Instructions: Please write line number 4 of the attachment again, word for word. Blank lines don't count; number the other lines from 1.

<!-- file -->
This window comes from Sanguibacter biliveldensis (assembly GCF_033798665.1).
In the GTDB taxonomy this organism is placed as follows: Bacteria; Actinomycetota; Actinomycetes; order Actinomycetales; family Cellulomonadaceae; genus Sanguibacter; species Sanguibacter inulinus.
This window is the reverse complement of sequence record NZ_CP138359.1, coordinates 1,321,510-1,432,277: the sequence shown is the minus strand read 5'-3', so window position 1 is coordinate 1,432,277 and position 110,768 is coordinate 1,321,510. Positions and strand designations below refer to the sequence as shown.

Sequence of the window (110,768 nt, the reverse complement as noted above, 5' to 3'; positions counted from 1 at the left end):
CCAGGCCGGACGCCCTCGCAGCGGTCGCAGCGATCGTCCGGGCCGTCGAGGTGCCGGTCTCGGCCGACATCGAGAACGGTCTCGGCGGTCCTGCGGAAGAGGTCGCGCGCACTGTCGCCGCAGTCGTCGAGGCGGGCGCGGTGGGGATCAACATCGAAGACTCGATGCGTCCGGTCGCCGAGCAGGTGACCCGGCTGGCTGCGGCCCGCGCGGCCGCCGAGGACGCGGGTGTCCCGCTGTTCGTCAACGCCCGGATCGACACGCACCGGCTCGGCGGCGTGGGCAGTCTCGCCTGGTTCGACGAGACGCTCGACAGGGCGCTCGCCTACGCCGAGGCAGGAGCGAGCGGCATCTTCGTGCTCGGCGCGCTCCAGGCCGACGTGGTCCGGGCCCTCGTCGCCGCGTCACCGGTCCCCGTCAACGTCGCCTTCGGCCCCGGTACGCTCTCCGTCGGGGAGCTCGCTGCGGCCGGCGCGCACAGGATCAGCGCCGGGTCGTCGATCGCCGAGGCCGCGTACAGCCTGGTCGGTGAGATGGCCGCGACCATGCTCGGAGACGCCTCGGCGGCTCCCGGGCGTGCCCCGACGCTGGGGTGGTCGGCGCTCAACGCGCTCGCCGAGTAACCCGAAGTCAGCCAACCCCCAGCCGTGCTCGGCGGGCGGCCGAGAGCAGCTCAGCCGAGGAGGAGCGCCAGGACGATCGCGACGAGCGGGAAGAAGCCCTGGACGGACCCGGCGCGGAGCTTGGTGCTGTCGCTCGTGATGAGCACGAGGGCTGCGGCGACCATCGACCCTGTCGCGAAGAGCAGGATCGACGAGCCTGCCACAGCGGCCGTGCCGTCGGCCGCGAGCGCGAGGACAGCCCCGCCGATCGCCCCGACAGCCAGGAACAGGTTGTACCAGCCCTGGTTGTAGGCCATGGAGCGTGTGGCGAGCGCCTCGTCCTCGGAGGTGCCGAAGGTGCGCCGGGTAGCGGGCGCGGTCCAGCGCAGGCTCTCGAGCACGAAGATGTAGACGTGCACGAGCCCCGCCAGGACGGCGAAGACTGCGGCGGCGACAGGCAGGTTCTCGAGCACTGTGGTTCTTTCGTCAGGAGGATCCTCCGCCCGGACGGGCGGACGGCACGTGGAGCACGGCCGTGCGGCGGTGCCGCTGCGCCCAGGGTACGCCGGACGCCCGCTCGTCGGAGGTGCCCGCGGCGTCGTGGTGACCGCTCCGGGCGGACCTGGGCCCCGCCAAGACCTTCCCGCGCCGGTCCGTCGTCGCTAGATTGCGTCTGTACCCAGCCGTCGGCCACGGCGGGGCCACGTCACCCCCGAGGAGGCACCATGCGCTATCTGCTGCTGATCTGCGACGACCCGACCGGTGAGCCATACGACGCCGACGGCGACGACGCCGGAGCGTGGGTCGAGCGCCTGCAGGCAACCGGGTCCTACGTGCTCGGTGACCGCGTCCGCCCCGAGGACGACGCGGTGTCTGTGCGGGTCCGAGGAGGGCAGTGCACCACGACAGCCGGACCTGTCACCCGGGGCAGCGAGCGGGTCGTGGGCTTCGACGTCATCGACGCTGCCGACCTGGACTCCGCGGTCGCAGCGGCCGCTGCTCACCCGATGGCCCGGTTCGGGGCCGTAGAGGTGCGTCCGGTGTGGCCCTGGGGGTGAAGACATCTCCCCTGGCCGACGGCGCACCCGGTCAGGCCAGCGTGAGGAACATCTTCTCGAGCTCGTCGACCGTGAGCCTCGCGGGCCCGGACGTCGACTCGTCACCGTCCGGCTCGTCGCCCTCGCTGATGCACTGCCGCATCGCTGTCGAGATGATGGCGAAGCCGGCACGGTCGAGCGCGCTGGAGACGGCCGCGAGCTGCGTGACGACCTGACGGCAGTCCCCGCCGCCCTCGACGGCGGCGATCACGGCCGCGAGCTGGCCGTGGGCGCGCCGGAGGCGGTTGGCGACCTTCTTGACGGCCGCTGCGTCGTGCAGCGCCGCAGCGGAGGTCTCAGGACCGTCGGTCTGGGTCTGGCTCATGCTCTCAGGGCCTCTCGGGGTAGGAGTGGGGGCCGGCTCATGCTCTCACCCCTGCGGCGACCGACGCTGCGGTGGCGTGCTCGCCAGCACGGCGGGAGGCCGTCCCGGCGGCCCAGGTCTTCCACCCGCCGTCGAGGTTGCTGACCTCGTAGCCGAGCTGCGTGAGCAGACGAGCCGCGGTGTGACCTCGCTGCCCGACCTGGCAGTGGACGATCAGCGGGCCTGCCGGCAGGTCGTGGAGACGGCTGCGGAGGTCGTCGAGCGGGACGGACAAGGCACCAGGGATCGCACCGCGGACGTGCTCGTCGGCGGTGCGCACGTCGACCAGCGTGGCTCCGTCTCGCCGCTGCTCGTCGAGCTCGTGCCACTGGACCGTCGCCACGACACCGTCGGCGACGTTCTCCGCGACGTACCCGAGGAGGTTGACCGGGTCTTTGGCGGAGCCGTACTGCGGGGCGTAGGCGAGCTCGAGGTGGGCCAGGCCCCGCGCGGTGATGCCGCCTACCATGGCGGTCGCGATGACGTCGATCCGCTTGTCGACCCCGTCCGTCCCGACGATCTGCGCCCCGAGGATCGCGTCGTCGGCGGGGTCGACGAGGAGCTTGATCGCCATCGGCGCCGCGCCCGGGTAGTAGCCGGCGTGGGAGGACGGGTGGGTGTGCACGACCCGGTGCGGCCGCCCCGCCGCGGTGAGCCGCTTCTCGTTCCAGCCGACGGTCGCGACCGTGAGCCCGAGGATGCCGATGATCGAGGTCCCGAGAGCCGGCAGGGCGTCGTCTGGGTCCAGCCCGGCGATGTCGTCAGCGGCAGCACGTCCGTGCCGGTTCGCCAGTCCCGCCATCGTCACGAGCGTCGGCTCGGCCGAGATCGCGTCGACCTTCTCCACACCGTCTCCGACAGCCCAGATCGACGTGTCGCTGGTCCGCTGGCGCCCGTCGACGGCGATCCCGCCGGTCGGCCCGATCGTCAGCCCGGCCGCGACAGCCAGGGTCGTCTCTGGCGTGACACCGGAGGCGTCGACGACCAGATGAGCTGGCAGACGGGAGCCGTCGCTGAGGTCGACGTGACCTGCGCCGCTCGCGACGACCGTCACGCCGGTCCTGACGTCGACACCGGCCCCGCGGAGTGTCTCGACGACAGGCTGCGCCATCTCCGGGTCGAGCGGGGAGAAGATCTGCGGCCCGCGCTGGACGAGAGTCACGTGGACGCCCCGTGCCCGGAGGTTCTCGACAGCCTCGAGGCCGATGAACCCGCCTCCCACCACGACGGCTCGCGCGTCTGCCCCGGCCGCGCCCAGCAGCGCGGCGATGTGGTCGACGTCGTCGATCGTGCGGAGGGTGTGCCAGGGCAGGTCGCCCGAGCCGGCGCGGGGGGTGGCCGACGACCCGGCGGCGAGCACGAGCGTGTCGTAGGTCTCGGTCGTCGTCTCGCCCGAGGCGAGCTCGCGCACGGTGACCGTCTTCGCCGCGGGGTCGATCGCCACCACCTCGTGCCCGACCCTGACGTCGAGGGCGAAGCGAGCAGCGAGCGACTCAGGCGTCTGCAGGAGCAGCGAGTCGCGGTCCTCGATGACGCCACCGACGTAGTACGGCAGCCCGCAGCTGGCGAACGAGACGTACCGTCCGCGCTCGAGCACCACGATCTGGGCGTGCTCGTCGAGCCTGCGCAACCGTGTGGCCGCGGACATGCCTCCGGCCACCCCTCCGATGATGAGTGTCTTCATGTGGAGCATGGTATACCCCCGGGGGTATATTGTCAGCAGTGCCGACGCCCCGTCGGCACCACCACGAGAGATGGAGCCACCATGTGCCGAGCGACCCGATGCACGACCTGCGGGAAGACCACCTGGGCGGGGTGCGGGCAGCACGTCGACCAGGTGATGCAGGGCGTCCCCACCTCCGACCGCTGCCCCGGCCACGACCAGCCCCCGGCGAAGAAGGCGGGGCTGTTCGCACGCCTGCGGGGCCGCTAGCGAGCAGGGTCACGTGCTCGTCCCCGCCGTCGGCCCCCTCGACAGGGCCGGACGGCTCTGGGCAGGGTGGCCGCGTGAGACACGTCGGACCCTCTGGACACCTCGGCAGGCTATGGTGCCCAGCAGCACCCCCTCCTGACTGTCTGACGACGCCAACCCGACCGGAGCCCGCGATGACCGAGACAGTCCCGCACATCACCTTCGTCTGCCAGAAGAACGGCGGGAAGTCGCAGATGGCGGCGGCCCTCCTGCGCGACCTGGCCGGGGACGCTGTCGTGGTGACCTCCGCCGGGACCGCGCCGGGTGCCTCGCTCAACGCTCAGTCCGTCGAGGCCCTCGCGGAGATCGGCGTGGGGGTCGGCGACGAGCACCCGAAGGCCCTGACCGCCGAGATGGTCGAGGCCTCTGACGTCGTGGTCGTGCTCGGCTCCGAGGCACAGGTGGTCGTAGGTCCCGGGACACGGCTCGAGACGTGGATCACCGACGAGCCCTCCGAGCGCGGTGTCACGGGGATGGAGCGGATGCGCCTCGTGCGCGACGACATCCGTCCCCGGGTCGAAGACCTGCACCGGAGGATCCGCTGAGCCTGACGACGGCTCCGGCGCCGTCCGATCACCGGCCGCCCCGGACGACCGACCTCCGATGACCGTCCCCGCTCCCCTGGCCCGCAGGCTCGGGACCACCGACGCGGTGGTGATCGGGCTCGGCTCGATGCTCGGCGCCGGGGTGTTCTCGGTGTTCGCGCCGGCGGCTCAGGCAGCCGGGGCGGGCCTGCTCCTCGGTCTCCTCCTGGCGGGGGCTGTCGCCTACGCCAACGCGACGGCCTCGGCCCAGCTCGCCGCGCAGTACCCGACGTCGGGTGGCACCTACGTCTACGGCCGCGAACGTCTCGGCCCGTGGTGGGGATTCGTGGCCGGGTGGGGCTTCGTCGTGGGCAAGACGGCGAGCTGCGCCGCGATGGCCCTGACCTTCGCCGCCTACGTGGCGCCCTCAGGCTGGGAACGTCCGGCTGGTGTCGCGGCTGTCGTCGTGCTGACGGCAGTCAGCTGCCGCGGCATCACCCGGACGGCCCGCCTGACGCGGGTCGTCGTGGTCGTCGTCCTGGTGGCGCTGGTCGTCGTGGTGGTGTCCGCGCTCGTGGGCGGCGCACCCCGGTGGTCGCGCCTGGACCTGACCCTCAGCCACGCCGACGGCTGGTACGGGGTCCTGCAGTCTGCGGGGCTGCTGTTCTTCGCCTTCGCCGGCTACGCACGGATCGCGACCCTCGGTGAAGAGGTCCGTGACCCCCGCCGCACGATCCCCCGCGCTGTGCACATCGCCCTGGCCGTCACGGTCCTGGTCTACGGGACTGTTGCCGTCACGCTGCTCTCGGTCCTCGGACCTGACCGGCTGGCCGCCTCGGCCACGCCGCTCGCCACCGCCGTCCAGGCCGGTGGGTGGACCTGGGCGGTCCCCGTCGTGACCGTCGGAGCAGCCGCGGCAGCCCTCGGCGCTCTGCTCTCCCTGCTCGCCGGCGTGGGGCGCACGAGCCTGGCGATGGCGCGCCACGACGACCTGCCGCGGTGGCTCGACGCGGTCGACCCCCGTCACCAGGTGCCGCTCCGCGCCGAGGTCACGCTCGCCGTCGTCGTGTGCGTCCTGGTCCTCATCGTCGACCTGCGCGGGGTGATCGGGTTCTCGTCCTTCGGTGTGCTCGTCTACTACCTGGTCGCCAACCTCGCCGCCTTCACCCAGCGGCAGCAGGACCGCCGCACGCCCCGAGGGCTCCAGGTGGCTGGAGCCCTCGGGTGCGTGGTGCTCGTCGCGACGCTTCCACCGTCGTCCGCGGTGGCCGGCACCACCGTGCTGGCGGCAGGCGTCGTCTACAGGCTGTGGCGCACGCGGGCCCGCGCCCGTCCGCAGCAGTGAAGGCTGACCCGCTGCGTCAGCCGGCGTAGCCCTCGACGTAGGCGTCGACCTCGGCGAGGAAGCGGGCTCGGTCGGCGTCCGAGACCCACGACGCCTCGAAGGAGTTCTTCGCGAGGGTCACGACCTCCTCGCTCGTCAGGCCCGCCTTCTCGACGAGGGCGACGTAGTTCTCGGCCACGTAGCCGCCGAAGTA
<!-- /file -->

Sequence of the window (110,768 nt, the reverse complement as noted above, 5' to 3'; positions counted from 1 at the left end):